By way of a fitting conclusion, I should say that those of us at CatholicCulture.org have (we believe) a particular mission to strengthen Catholics in their baptismal virtues of faith, hope and love during a period in which the Church herself is in very great need of renewal, and has been far too consistently betrayed by the worldliness of a membership which, at all levels, has tended to take its cues from the secularization of Western culture instead of continuing to Christianize that culture. I do not need to enumerate the widespread transgressions of faith, hope and charity which have characterized too many members of the Catholic hierarchy, too many priests, too many religious, too many Catholic scholars, professors and teachers, and of course too many parents and children, particularly over the past seventy-five years and more.

Indeed, it seems the Catholic world awoke in the mid-twentieth century to find that it no longer really believed what the Church professed to believe, and so hastened over the next two or three generations to reinterpret those beliefs so that their meaning could be affirmed without loss of face in society, without sacrifice, and without God. Thankfully, into this enormous vacuum right within the Church herself have stepped a great number of new Catholic apostolates, whether clerical, religious or lay, each with its own charism, and each directed toward the strengthening of the Catholic faithful within the Church herself. One thing that is very clear is that when the Second Vatican Council proclaimed that the laity must come into their own as active disciples of the Lord, the Council Fathers did not realize that the laity would have so much of this work thrust upon them simply because so few of the clergy and religious were any longer willing to do it.

This collapse certainly triggered the birth of Trinity Communications and ultimately CatholicCulture.org, and one of the surprising things about our work is that it has not only strengthened many Catholics but encouraged quite a few potential converts to enter the Church. Vibrant Catholicism, wherever it is found, is attractive. And we do our best to bring authentic renewal to every aspect of Catholicism and Catholic culture.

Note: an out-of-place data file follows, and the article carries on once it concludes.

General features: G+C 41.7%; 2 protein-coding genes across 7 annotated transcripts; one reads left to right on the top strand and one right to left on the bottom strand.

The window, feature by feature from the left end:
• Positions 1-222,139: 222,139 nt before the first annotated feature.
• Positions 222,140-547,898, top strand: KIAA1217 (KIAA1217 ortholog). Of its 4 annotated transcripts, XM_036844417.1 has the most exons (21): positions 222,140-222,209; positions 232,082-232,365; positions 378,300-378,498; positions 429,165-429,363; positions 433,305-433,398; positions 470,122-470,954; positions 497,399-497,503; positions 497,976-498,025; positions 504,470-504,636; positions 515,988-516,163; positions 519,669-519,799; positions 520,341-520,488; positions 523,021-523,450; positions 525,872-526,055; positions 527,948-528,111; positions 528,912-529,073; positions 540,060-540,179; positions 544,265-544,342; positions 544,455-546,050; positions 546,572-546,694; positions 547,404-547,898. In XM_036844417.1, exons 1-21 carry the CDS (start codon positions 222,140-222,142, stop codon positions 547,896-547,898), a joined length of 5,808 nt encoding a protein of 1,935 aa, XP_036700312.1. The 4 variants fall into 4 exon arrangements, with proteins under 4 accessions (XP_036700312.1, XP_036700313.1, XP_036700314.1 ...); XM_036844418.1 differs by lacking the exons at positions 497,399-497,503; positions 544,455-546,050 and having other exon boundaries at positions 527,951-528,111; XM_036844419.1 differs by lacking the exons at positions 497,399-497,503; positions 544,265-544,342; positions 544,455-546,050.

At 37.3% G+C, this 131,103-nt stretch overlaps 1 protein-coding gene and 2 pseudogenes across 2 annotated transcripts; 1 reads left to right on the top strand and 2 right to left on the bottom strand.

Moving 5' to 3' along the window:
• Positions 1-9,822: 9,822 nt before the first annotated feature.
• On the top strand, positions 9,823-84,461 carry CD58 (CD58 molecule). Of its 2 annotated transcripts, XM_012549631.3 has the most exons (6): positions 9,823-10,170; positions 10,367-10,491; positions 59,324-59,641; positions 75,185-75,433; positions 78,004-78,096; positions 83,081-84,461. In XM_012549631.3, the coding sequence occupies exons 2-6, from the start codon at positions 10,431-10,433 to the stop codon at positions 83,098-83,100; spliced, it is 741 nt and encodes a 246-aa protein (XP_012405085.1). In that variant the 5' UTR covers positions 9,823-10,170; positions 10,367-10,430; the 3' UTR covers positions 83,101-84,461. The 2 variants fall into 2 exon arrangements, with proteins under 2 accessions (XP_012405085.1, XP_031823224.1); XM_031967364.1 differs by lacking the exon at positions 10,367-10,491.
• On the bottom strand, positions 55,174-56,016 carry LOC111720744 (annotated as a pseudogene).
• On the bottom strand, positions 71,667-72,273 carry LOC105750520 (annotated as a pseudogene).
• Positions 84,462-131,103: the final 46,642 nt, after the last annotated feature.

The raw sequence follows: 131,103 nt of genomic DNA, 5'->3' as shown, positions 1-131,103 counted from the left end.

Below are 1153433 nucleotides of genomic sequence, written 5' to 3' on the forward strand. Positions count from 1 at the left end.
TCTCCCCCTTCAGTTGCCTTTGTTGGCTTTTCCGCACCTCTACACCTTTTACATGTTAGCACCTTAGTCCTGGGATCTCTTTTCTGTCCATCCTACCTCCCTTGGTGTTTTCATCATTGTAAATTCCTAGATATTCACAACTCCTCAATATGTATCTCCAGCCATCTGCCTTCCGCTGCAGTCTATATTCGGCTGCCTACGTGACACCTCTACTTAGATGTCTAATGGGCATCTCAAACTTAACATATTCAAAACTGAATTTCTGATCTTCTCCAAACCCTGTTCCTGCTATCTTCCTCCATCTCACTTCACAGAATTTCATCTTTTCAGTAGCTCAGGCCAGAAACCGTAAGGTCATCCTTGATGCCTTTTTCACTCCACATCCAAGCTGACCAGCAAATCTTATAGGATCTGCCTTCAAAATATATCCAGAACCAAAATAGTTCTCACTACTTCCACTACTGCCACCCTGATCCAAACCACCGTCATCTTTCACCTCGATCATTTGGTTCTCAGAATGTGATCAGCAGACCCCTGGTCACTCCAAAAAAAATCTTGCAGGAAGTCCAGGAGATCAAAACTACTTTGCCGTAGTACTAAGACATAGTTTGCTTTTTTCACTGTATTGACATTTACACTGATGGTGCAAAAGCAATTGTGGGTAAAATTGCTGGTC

Finally, while my purpose in writing this was to emphasize that Catholicism must be always and everywhere missionary, and never at all exclusive in the sense of degenerating into a self-satisfied stronghold of the countercultural few, it is nonetheless true that each year CatholicCulture.org must raise just enough money to make ends meet, so that it can continue into the next year. To this end, we are encouraging donations now that will be matched by a $111,000 Challenge Grant established by a group of our largest donors.

The deadline is the Feast of the Immaculate Conception on December 8th and we are definitely behind schedule. The theme this year is Marian, from John 2:5: “Do whatever He tells you.” It’s a good theme, and an extraordinarily safe theme to recommend to everyone. To learn more or to donate now, visit our Fall Campaign page.

And may God bless you for possessing a distinctively Catholic missionary spirit!


Previous in series: Inclusive Church, uncertain trumpet
Next in series: The reception of mercy begins with repentance

Jeffrey Mirus holds a Ph.D. in intellectual history from Princeton University. A co-founder of Christendom College, he also pioneered Catholic Internet services. He is the founder of Trinity Communications and CatholicCulture.org. See full bio.